A.i.R. | Introducing David Roche

A.i.R. | Introducing David Roche

I am David John Roche and I will be Artist in Residence with Wales Arts Review this November. It’s also my birthday on the 30th (27 years young) and I’m about to start working on a secret but super exciting project – so it’s going to be a good month for me. 

I am a composer and I write in lots of different styles for lots of different reasons. As a classical musician I’ve had pieces performed by the BBC National Orchestra of Wales, Orion Orchestra, London Graduate Orchestra, Cambridge Graduate Orchestra, Britten Sinfonia, Birmingham Contemporary Music Group, Grand Band, The Assembly Project, and many others – all of which I am extremely grateful for. I have undertaken residencies with Endelienta, Sound and Music, and – with the publishing of this article – Wales Arts Review. In my music I am often concerned with engaging with themes relating to abandonment, alienation, and violence specifically relating to South Wales. I grew up in Tredegar (read more about this here). Although these themes might seem pretty negative my music is quite often bright and celebratory, often in protest to the ideas I am looking at rather than as a reflection of them. The poverty of South Wales strongly influences most of my work and is something that I touch on in a lot of compositions, classical or otherwise. Here’s a snippet of a piece I wrote for the BBC NOW:

I have also written extensively for films, video games, public shows, and corporate events. The British Library, Centre of the Cell, and the University of Cambridge Communications Department have all commissioned me on multiple occasions to provide music for different means. I’ve written music about teeth, pioneering medical devices, strawberry picking robots, balloons, and loads of other unusual, fun stuff! Here’s a video containing some music I wrote as part of a residency in Cornwall:

I also write a lot of rock and pop music and play in what is easily the greatest – although suspiciously undiscovered – rock band of all time, System Scare. We’ve been playing together for roughly 10 years, we all met in school and we’re still going at it hard! I perform a lot of jazz too and have held featured soloist spots at Brecon Jazz Festival and the Great Northern Jazz Festival. In 2011 I conducted my first opera – I like to turn my hand to lots of things! Here’s a classic System Scare track:

Aside from composing I make my living by editing a lot of sheet music, writing about music theory, running a guitar and ukulele orchestra in a local community college, teaching about 35 private students a week, and working in a bookshop. I just submitted my PhD in Music Composition at the University of Cambridge – I was this first person to read for this degree – and am deeply enjoying preparing for some crazy and exciting upcoming compositional projects (which I hope to be able to discuss in more detail before the end of this residency).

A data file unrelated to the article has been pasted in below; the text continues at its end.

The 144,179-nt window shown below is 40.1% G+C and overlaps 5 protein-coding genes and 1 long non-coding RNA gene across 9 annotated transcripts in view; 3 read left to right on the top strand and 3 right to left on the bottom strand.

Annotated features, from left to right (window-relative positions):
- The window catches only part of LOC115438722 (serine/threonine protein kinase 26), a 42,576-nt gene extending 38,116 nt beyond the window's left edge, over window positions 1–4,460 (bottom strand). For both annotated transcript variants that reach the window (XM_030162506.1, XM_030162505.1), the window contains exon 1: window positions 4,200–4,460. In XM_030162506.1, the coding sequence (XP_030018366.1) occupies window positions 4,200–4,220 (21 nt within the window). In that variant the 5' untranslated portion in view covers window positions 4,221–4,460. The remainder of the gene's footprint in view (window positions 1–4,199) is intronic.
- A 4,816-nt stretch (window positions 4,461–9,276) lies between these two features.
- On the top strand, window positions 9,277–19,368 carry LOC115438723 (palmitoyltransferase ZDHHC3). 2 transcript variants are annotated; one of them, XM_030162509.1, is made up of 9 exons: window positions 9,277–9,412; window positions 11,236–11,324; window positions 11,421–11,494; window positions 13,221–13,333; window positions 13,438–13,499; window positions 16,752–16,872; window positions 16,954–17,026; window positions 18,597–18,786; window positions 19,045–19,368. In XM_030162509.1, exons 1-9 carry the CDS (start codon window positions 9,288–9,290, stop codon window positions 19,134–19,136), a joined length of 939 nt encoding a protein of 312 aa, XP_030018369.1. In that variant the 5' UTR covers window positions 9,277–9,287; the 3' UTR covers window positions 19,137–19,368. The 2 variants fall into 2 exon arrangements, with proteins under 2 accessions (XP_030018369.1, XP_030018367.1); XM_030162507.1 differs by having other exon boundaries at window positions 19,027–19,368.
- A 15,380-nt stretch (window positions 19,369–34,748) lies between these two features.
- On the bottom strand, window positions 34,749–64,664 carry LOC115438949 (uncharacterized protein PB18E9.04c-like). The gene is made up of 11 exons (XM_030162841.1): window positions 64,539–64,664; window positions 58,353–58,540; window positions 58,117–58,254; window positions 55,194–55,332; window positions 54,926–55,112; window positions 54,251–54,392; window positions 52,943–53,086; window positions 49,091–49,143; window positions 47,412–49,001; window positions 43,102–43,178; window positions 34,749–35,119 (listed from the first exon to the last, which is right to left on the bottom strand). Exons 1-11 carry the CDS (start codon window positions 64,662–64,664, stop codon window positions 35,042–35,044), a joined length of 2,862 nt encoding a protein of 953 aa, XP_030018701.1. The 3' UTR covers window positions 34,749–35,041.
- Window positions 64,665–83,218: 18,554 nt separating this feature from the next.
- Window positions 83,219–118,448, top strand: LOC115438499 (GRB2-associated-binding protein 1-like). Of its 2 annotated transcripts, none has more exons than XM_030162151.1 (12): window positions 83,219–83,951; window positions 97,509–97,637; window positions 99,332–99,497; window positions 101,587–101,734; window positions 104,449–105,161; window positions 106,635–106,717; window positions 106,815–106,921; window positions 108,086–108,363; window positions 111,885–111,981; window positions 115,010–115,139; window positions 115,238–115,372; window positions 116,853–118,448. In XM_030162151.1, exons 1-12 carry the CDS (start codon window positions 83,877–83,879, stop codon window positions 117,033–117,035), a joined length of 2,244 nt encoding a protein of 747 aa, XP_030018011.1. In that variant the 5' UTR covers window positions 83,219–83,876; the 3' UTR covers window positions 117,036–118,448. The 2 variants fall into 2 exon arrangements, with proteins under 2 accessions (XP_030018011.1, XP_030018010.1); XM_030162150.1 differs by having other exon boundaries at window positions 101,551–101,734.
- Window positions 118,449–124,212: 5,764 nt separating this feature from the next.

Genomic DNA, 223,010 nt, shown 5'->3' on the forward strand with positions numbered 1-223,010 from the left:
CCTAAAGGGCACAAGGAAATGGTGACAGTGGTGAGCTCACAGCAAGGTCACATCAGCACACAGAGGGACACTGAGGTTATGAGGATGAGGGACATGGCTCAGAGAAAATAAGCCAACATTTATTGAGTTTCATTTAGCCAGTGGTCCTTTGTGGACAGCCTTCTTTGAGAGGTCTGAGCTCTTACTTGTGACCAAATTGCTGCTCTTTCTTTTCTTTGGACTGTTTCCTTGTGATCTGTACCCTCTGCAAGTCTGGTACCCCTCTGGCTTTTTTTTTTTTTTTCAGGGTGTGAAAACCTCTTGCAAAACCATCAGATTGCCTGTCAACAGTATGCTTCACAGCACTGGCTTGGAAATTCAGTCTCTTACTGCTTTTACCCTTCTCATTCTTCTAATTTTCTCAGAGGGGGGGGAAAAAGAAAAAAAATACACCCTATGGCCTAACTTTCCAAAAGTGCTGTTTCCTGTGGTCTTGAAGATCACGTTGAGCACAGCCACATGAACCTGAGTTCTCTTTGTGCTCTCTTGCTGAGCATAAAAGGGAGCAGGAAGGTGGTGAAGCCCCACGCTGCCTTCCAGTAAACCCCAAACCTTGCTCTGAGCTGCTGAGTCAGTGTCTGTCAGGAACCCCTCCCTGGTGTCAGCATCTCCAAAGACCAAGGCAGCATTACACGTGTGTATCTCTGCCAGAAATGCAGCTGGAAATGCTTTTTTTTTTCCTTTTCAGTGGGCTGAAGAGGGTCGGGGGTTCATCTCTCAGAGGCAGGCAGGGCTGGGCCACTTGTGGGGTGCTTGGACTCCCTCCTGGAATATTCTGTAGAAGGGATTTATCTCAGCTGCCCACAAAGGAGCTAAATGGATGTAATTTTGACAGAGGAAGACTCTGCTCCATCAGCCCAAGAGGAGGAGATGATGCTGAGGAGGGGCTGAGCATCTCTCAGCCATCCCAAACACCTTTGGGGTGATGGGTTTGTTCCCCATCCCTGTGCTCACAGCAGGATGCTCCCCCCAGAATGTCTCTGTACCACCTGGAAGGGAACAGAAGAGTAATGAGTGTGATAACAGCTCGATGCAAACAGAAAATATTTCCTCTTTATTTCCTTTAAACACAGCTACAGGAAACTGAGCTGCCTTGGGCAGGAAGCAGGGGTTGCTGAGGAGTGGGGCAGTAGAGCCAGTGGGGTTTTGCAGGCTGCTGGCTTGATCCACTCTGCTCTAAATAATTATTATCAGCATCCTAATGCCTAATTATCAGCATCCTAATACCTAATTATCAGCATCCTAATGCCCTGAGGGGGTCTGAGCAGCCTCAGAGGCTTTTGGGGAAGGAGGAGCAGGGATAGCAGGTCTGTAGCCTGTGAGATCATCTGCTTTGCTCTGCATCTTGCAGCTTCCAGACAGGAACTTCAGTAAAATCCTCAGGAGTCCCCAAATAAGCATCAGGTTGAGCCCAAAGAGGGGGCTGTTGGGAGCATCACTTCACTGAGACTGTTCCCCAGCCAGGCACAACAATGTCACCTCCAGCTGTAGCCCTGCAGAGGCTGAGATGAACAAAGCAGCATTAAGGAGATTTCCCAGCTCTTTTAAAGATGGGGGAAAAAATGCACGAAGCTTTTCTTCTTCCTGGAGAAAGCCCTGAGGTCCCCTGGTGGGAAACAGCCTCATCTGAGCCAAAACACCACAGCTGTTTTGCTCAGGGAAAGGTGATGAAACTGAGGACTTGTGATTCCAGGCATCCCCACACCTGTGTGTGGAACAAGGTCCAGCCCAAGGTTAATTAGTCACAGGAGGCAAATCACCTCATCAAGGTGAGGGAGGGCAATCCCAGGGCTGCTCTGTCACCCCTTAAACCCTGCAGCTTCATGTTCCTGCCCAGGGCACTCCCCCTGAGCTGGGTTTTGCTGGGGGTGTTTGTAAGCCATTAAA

What am I going to write about as part of my residency?

I am going to focus on the creative processes behind some of my compositions, compositions that I am particularly proud of. I’m currently preparing sketch materials and rough recordings to illustrate the process of composition from the first idea to the finished (is it ever finished?) product. Some of what I discuss will be quite technical and some of it won’t, hopefully there will be something here for everyone! I’m also going to explore how my creative output relates to the work of other people.

The first piece I will look at – this will be my next article – is Ten Acre Riots! for solo piano. I wrote this as part of Psappha’s Composing for Piano Scheme in 2016, it has been shortlisted and commended in several international competitions and it a work that I think highlights some of the topics I am interested in. In Ten Acre Riots! I explore some narratives relating to prejudice and violence, there are a lot of fun and interesting technical components, and it’s an exciting and virtuosic piece. I’ve included a recording of Benjamin Powell performing this work below:

Following on from this I’d like to write an article about some of the work I’ve undertaken with Paul Roland and also, separately, with the University of Cambridge. This article will explore the role of my creativity and expertise in the context of other people’s projects. This article will touch on my work relating to Paul Roland’s upcoming orchestral work and also the premiere performance of Liszt’s unfinished opera Sardanapolo – both of which I have been involved with in some way.

I have also written a clarinet quartet especially for the Bute Clarinet Quartet as part of residency and, over the next few weeks, I am hoping to record it so I can include it in my penultimate article. The composition is called Clean Industry, it’s a lot of fun, and it deals with another aesthetic component of my work – ecology. Here’s another fun piece of music I wrote, hopefully this will tide you over:

Finally, I will present an article on my composition My Mind Directs My World for Orchestra. This was composed as part of Sound and Music’s Portfolio Scheme and performed by the London Graduate Orchestra, conducted by Claire Lampon, earlier this year. This is a jubilant, exciting piece and it contains lots of really exciting musical ideas that I look forward to writing about.


If you’d like to know more about me then take a look at my website.


Photo credits

First photo: Tim Hillel

Second photo: Nadine Ballantyne